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The good, the bad and the bamboo

The good, the bad and the bamboo

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A bamboo shoot in a Galloway Township yard. A growing number of South Jersey homeowners are bedeviled by bamboo, a fast-growing nuisance plant that encroaches on, and often damages, neighboring properties.

Many towns, counties and states have already taken on the bamboo discussion; eventually all will need to address the subject.

First, let me say that I am a big fan of commercial, engineered bamboo products. Having been in the kitchen and bath business for 45 years, I chose to build my own kitchen cabinetry out of an assortment of precision manufactured bamboo veneers and solid stock that had become available in the industry. Likewise, I have a couple of flooring areas and a beautiful, tough set of stairs made of incredibly strong “strand” bamboo; the fibers of the plant that are mashed together in a non-toxic binder under tremendous mechanical pressure. Various bowls, cutting boards, utensils, and decorative items round out the kitchen scene. Bamboo can be used for fabrics, other building materials, many grades of paper and much more.

Note that I have used the words commercially available, manufactured and industrial. So, I admire the product that has been produced for industrial purposes on a plantation; not ordered in online or grown around here to be planted all over our landscapes. Why? Well, that shifts the whole conversation.

There are over 1,000 different species of bamboo of the “running” and “clumping” types. Running varieties can send their root systems, or rhizomes, up to 20 feet or more per year in a season while clumping bamboo will plod along at about an inch or so per year.

Running bamboo rhizomes actually have a moisture emitting sharp tip that softens and penetrates as they go underground. They don’t know about property lines and have no problem finding the tiniest cracks, crevices, pathways, soil types or non-soil explorations. Bamboo exhibits some tree-like qualities, but it is actually a giant grass and also one of the world’s most invasive plants. So, if you want perpetual maintenance of unknown dimensions or chances of success, potential legal and social problems with neighbors in all directions (liens, lawsuits, etc.), then bamboo is perfect for you. Oh, and don’t forget to sink sheet metal, rubber membrane or other non-degradable material 30 inches down into the ground and 6 feet above to try, with no guarantees, to contain bamboo rhizomes from leaving your property.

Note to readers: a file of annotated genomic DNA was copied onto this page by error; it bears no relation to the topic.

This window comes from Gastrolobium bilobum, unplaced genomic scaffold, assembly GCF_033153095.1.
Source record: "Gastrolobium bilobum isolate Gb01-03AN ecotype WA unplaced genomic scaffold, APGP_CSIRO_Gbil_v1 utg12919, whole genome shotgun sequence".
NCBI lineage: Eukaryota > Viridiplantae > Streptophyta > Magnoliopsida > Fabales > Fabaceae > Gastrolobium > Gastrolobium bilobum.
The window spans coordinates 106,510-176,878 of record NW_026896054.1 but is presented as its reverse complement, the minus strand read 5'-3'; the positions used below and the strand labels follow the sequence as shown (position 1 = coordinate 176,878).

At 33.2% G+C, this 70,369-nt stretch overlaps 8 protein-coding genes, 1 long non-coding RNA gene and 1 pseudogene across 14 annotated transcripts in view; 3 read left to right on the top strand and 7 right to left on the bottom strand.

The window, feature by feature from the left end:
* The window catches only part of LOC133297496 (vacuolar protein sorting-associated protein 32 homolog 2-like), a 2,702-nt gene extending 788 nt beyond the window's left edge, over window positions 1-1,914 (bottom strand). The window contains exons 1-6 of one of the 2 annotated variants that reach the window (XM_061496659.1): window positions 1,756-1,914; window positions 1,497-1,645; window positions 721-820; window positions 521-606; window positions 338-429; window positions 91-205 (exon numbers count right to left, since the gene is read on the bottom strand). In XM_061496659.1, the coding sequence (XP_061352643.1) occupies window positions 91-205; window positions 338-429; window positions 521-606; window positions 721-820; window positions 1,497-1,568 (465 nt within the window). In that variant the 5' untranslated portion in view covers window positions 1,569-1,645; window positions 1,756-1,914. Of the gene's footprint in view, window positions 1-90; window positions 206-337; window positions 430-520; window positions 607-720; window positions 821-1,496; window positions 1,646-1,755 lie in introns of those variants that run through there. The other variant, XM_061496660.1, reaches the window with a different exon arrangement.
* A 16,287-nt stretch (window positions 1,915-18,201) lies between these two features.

Municipalities and state governments should have the public good in mind to ban new plantings of bamboo moving forward upon ordinance passage. Existing plantings must be contained if possible, but property owners still bear the cost of removal or possible legal ramifications from nearby property owners. The State of Delaware has already put restrictions in place on bamboo and quite a few other nuisance plants; other states should as well.

So, it seems that fishing poles, stakes and poles, privacy screens and windbreaks, and the eating of bamboo shoots are the compelling local reasons for not banning bamboo. Well yes, bamboo works for all of that; but those things do not tip the scales toward practicality in our ecosystem. For privacy and windbreaks, consider emerald arborvitae, leyland cypress or some decorative screening. Better yet, plant some Eastern Red Cedar or Eastern White Pine with a decorative understory of native bushes, warm season grasses or other perennial plants.

One of the other concerns is biodiversity. Bamboo hosts no beneficial insects and does not provide any pollinator services. Like thousands of other invasive, non-native species; bamboo was brought here from somewhere with a different local ecosystem. Yes, you may be able to eat parts of many invasive plants, please have at it, it will be a long time before there will be a shortage of mugwort and autumn olive around here. Biodiversity depends on each organism pulling its weight in circular interdependence. With bamboo it’s just not worth it.

If there were ever a business enterprise geared toward controlled bamboo growth for commercial and industrial purposes, then we can talk some more. There are local growers, but they are tuned into a false premise that bamboo belongs in our landscapes.

Please support your local town to ban the sale and new in-ground plantings of bamboo, at least an ordinance that includes strict containment measures. If there can be a provision for some approved containerized clumping bamboo, that might fly in an ordinance. I would recommend working nicely with your neighbors to monitor and remediate existing running bamboo; because you will need a wheelbarrow full of goodwill.

Go Green Galloway is a volunteer organization dedicated to reducing the carbon footprint of Galloway through the promotion of energy efficiency and conservation, environmental education and the implementation of sustainable practices. We always welcome new volunteer members. Contact us at or call Mary at 609-742-7076. Also be sure to like our Facebook page.

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